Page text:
October 19, 2001

Cover It Up

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Last season, Brown had arguably the Ivy League’s most potent offense and certainly its most dangerous passing attack. During graduation this past spring, though, the Bears had to wave goodbye to quarterback Eric Webber and wide receiver Stephen Campbell — both of whom were the cream of the Division I-AA crop at their respective positions last year.

Nonetheless, when Brown waltzes onto Schoellkopf Field tomorrow, it will once again proudly display an offense that has no equal in the conference.

How? While questions marks surrounded the Bears’ offense just a few weeks ago, quarterback Kyle Rowley and wide receiver Chas Gessner have since more than filled the shoes of their predecessors. Along with star tailback Mike Malan — who had in excess of 1,200 yards on the ground last season — the pair of Rowley and All-American Gessner represent the catalysts for a Brown attack that is currently averaging over 33 points per game.

Simply put, Rowley and Gessner are the best passing tandem in Division I-AA. The former is averaging 297 yards passing per game along with six TDs, while the latter is averaging 174 yards receiving per game with an equal six TDs.

Those incredulous statistics are only a taste of what the pair has already done to opponents this season. Against Rhode Island three weeks ago, for instance, Rowley torched the Rams for 474 yards through the air. On the other end, Gessner nabbed 269 yards on 19 receptions. Only a URI touchdown with seven seconds remaining prevented the Bears from victory.

Gessner, who is only a junior, is strides in front of every other receiver in division I-AA. He is the only wideout to be averaging more than 10 catches per game, and the next best receiver in the country, Kahmal Roy of Hofstra, is averaging 40 fewer receiving yards per game.

“Chas Gessner is to his team, in some ways, the same thing that Michael Jordan was to the Bulls,” said Cornell head coach Tim Pendergast. “I don’t know if you can ever shut [him] down. You have to try to control him.”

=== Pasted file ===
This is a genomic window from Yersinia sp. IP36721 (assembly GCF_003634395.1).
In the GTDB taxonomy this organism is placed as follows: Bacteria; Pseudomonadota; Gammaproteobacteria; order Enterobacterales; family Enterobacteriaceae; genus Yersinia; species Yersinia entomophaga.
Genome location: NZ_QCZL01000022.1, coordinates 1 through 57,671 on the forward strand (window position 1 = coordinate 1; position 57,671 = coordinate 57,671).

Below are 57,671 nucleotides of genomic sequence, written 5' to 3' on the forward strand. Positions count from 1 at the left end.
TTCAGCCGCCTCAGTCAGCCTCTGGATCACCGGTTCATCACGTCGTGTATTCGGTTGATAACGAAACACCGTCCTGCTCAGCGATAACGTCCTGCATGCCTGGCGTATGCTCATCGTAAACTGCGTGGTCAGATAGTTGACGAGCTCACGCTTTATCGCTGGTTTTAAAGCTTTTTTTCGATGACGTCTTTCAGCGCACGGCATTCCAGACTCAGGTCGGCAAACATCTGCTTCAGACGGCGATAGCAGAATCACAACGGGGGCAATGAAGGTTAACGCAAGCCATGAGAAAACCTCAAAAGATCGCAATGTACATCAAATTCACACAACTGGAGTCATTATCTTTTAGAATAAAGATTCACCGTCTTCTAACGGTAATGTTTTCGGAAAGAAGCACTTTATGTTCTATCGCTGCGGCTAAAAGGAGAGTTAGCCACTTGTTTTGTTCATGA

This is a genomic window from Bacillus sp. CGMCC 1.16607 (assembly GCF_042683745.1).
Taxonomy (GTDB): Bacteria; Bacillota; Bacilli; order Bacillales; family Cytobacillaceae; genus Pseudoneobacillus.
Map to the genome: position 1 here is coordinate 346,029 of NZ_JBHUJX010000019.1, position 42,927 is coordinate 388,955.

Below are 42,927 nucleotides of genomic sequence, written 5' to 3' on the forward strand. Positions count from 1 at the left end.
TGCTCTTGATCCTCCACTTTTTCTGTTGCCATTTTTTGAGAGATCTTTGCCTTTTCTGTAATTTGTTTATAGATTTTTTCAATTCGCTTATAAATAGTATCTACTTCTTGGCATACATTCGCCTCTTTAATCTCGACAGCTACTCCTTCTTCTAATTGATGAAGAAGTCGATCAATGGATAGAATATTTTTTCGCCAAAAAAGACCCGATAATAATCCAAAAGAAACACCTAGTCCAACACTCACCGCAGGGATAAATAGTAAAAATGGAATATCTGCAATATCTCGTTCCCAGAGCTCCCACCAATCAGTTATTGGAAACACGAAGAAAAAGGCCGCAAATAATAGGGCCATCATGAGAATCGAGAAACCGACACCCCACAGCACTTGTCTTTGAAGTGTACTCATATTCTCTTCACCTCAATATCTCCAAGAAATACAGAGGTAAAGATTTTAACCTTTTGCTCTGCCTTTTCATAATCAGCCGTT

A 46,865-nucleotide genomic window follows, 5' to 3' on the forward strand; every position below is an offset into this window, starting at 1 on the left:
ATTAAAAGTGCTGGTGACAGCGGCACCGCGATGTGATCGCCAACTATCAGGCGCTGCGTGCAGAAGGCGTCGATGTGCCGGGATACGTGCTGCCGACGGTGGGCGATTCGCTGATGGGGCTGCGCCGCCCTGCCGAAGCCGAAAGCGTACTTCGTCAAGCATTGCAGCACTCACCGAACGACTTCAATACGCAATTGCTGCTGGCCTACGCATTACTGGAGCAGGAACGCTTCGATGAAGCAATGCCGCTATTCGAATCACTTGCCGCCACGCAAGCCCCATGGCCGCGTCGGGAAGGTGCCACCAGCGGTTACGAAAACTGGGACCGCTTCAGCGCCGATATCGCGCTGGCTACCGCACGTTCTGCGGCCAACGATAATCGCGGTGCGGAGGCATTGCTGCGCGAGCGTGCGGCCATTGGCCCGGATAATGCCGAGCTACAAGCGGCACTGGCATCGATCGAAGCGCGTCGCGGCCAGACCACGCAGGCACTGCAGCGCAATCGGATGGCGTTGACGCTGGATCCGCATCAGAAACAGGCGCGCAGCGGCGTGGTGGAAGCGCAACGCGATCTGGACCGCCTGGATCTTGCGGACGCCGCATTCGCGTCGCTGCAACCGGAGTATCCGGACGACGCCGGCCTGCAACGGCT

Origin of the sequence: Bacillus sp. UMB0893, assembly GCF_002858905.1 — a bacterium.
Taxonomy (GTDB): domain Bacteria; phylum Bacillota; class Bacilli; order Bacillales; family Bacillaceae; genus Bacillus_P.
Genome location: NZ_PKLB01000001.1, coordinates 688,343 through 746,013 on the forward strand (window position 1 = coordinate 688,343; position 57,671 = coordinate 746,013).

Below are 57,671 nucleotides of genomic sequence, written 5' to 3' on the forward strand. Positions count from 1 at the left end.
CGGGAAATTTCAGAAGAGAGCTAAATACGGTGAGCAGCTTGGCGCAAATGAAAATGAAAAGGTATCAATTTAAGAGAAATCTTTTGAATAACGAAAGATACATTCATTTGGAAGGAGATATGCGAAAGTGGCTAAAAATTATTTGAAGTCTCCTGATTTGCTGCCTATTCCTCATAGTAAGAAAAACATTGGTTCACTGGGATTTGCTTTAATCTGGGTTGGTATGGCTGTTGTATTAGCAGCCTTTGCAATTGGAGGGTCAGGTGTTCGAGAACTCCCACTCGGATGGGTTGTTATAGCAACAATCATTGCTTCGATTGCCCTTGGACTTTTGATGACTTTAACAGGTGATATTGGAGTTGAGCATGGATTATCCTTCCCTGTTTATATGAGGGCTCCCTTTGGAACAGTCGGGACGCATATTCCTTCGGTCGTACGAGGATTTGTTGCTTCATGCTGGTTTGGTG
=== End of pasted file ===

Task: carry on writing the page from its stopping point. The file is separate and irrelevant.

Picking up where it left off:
“Chas has been on a tear,” added fifth-year senior defensive back Phil Rigueur.

Limiting Rowley and Gessner’s aerial assault will be a huge key for the Red if it has any desire to erase an 0-4 start.

That will be easier said than done, though.

For starters, Gessner stands a Herculean 6-5, 200, and will no doubt be towering over Cornell’s cornerbacks.

“He’s got height, and unfortunately we don’t have a lot of height at the cornerback position,” Pendergast said.

“He’s tall, so that presents a problem,” Rigueur added. “Most of our DBs are 5-10, 5-11.”

Also problematic is that junior starting cornerback Jordan Hase will be missing from the lineup thanks to a wrist injury.

“That’s big because Jordan’s a great athlete, and he’s a great cover person,” Rigueur said. “So we need somebody to step up.”

Most likely to be called on is junior defensive back Vinny Bates, who ironically was in Gessner’s class in high school in Maryland.

Freshmen Deron Smith will also probably get some playing time at Hase’s spot.

“We’re confident [in the] guys that we rotate through,” Pendergast said of Hase’s replacements.

To account for the strength of Brown’s passing game, the Red has made a few defensive adjustments to its scheme, mainly adding another body to its defensive backfield.

Any number of adjustments won’t do the trick though, if Cornell can’t firm up its coverage in the secondary.

“We haven’t done a good enough job with coverage,” Pendergast acknowledged. “Coverage helps to create pressure and sack opportunities.”

What that translates into, for the cornerbacks, is a more physical style of play.

“We have to do a better job of collisioning receivers and not letting them run clean through our zones,” Pendergast suggested.

Up to now in the season, Cornell has focused much of its defensive energies into stopping opponents’ running games. While Brown’s ground game is also among the best in the Ivies, the Red must now concentrate on choking the Bears’ passing game. As Pendergast said, the Red may not be able to stop Gessner, but containing him and Rowley would go long way towards securing the first victory of the season.


Archived article by Shiva Nagaraj